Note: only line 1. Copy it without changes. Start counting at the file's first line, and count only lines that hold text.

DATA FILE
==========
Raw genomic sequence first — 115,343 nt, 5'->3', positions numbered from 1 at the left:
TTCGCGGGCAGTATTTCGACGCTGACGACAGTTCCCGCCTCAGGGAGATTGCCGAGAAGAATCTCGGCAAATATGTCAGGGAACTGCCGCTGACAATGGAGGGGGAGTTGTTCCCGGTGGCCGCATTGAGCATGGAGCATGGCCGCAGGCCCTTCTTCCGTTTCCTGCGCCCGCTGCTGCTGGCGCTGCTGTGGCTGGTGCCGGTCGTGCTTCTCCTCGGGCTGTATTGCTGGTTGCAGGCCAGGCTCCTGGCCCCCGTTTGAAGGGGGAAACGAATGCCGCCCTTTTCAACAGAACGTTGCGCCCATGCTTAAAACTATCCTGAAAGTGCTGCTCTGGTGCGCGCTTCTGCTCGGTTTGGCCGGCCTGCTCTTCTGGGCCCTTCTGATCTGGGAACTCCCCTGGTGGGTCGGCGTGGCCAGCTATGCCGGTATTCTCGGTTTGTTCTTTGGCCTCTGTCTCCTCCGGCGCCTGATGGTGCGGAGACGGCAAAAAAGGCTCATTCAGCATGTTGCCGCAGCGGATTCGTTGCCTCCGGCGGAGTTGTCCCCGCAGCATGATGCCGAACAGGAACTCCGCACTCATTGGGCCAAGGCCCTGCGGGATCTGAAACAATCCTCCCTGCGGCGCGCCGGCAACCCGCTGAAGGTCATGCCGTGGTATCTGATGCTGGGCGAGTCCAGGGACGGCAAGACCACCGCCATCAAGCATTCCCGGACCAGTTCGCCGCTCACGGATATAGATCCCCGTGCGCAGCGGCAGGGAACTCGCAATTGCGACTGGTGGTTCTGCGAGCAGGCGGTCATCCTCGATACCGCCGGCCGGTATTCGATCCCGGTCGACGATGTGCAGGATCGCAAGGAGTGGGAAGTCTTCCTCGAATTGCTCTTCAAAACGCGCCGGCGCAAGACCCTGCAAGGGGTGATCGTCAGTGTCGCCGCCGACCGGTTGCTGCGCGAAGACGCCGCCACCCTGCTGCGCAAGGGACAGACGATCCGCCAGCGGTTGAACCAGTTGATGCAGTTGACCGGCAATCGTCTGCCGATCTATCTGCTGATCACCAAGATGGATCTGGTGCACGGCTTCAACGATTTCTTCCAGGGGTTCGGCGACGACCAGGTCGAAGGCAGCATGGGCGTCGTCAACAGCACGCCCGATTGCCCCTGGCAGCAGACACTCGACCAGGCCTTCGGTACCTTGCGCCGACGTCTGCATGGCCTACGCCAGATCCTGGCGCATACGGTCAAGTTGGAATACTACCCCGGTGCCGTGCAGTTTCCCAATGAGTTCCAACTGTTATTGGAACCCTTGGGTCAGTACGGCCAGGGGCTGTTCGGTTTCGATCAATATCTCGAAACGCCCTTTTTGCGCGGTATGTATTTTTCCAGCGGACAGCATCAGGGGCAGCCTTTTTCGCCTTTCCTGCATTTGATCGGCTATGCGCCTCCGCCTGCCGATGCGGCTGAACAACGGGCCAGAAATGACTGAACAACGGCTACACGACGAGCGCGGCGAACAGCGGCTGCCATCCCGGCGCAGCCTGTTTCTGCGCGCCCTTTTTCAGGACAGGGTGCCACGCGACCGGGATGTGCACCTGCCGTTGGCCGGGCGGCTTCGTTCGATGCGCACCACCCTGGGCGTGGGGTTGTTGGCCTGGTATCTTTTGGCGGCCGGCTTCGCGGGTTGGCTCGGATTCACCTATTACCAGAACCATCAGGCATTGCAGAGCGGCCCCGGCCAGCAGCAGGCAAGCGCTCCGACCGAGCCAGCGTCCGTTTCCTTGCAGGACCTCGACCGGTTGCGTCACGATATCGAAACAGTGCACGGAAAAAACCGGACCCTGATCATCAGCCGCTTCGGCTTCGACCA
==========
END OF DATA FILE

Raw genomic sequence first — 115,343 nt, 5'->3', positions numbered from 1 at the left: